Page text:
House extensions: Should you extend or move?

Choosing to extend your house or move

Extend or move? It’s a question presented to countless Brits each year as they begin to feel like they’re outgrowing their home in its current state. It’s an understandable predicament that requires serious thought. Fortunately, we’ve highlighted the benefits and considerations you should be making, to make your decision a little easier.

Choose to extend

Adding to your current home comes with numerous benefits, not least an improved layout. But you should also be careful not to fall into the trap of pushing through changes that will have a harmful impact on the value of your home or make it harder to sell in the future.

Understanding how to extend your house

To maintain and, ideally, improve your home’s market value, it’s important to undertake appropriate extensions. Any exterior work is simply building onto land you already own, so you should treat it as a balancing act between what you’re losing and what you’re gaining.

On the other hand, you can capitalise on your available land by making savvy decisions. For instance, extending your home to accommodate an extra bedroom can see the value rocket by 15%, while an interior loft conversion that combines bedroom and bathroom can see you net an additional 21%. If you’re city based and struggling to build outwards, consider excavating and building a basement to boost your property price by up to 15%.

It’s easy to let your dreams run away with you, so be sure to think about whether your extension fantasy offers realistic value.

Will you benefit from an extension?

If your present abode isn’t in your long-term plans, you should really think hard about whether an extension is even a worthwhile avenue. Put into context and answering the common query: ‘How much is a single storey extension?’, the average cost to build at the lower layer of your home can be anywhere between £1200-2000+ per square metre, depending on your location.

This, when combined with the cost of planning permission, which can come in at over £200, and unforeseen extras, can eventually leave you out of pocket when it comes to putting your house on the market.

Will an extension make a future sale more difficult?

A crucial factor in choosing whether to extend or not is whether any proposed plans will hinder the future sale of your home. Even if you’re not considering uprooting just yet, it’s always worth taking a step back and thinking about whether your ideas are future proof. While your big extension might improve your property superficially, and you’ll be within your right to demand a greater asking price, the work done might appeal to a much smaller band of buyers so take longer to find a suitor.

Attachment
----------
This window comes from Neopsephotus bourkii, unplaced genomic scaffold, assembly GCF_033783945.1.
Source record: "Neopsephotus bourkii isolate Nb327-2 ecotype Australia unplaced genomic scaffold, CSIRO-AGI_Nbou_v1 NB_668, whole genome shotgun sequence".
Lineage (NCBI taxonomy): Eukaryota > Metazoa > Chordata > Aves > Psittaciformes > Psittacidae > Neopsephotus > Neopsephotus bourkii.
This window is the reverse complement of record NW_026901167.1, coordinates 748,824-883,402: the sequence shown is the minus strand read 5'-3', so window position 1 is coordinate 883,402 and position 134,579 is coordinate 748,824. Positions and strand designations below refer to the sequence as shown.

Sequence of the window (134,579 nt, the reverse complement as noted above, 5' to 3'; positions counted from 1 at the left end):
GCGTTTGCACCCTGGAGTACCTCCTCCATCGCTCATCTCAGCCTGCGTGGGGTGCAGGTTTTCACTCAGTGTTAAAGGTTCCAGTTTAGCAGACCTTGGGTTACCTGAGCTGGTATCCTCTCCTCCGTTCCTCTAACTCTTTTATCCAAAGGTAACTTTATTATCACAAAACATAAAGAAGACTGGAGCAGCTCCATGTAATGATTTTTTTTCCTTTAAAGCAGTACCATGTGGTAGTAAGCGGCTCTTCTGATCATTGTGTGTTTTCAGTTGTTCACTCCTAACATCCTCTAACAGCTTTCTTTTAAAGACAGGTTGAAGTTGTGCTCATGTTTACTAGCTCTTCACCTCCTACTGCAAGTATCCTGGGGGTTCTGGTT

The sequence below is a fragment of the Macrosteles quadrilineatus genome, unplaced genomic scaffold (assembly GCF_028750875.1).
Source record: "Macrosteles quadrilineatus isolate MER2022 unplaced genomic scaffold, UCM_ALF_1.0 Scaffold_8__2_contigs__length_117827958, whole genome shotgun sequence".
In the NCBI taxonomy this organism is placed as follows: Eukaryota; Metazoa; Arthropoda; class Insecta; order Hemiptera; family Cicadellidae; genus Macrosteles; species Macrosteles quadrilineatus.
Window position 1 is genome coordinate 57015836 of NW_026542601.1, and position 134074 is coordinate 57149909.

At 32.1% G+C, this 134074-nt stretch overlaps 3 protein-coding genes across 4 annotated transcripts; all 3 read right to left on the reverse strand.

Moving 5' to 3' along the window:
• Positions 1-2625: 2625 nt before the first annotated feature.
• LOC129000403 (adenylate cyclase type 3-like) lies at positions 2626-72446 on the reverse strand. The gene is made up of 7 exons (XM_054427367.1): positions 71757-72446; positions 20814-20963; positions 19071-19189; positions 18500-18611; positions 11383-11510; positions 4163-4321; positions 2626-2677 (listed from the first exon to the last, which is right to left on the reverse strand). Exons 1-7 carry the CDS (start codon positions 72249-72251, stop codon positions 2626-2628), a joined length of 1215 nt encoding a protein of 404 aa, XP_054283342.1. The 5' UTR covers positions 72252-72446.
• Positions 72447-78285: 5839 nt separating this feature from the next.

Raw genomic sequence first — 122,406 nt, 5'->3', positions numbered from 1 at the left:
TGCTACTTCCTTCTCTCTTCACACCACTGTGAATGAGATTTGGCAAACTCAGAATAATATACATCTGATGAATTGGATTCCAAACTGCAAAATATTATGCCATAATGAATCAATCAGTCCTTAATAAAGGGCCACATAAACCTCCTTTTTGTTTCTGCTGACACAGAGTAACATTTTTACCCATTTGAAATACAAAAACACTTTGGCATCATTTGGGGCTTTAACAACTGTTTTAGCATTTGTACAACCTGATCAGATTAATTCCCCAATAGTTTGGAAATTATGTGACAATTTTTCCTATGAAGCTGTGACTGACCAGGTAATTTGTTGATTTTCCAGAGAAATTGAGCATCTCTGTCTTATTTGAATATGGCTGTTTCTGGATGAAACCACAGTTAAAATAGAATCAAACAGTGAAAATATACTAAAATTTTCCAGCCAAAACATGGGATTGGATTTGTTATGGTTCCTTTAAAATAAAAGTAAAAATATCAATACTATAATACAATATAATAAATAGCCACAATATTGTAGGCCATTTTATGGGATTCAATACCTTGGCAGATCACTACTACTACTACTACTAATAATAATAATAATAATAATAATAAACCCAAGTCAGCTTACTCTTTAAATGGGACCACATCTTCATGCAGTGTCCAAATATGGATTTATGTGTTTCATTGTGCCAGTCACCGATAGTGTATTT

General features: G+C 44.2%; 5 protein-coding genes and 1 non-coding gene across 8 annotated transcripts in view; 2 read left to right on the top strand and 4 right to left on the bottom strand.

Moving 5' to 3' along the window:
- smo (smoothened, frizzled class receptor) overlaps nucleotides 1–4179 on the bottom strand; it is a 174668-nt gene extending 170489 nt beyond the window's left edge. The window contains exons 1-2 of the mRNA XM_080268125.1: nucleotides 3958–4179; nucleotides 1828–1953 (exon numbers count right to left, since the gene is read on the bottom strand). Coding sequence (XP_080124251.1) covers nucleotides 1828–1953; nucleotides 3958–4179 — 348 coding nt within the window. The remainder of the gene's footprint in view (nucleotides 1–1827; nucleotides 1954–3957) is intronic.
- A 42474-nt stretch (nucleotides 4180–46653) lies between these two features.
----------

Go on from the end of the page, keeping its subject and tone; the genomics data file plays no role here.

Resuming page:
Making the move

If you’re beginning to outgrow your property, entering the market may seem to be the logical next step. After all, scaling up lets you enjoy the spacious gain without going through building site pain. Right? While this is often the case, it’s not always the most financially sound decision. If you’re considering a move, establish your budget based on the equivalent value of your current property plus the proposed hypothetical cost of an equivalent extension.

This is a straightforward practice, but lets you explore the market with a clear point of comparison. If your dream property comes in over budget, it might be worth investing in an extension, instead.

Can you get planning permission before buying a house?

If your main motivation for moving is with a view to taking on an extension project with a new property, you might be wondering whether your grand plans will be permissible according to planning laws. Generally, without the need for planning permission, a single storey rear extension cannot stretch more than three metres beyond a house’s original footprint, or four metres if a property is detached.

For anything on a greater scale, however, it’s encouraged to check with the local council if your plans will pass regulations before completing a purchase. They will also point you in the direction of any other past permissions requested on the property, as well as any structural changes already made.

Funding your new home or extension

Whether you extend or move, it’s no secret that improving your current living situation costs money. A lot of money, in fact. And unless you have considerable savings, you should have a plan in place to finance your decision.

What is the cheapest way to build an extension?

The cheapest way to build an extension is to get involved yourself, whether completely or partially. Learning the ropes for basic construction is achievable, but, if your building work requires structural engineering competency, you should always consult a professional. There are a couple of ways to draw capital for your project:

  • Re-mortgage you home

Most lenders will allow you to re-mortgage your home to undertake extension work. However, this naturally depends on the amount of work required and the proposed cost to extend house boundaries. Additionally, be prepared for your lender to ask you for a working schedule that gives them assurances of completion.

  • Bank loan or credit card

If re-mortgaging your property isn’t a possibility, taking out a bank loan or credit card payment might be your only option. Be aware, though, that interest rates on these loans will be much higher than re-mortgaging, because the agreement isn’t explicitly tied to your home.

Deliberating over whether to extend or move can be challenging, with so many factors to consider. If you find somewhere more spacious within budget, improve your hand as a buyer and get a cash offer on your current home so you can enter the market chain free. For even more insight in the property world, discover the latest from us.

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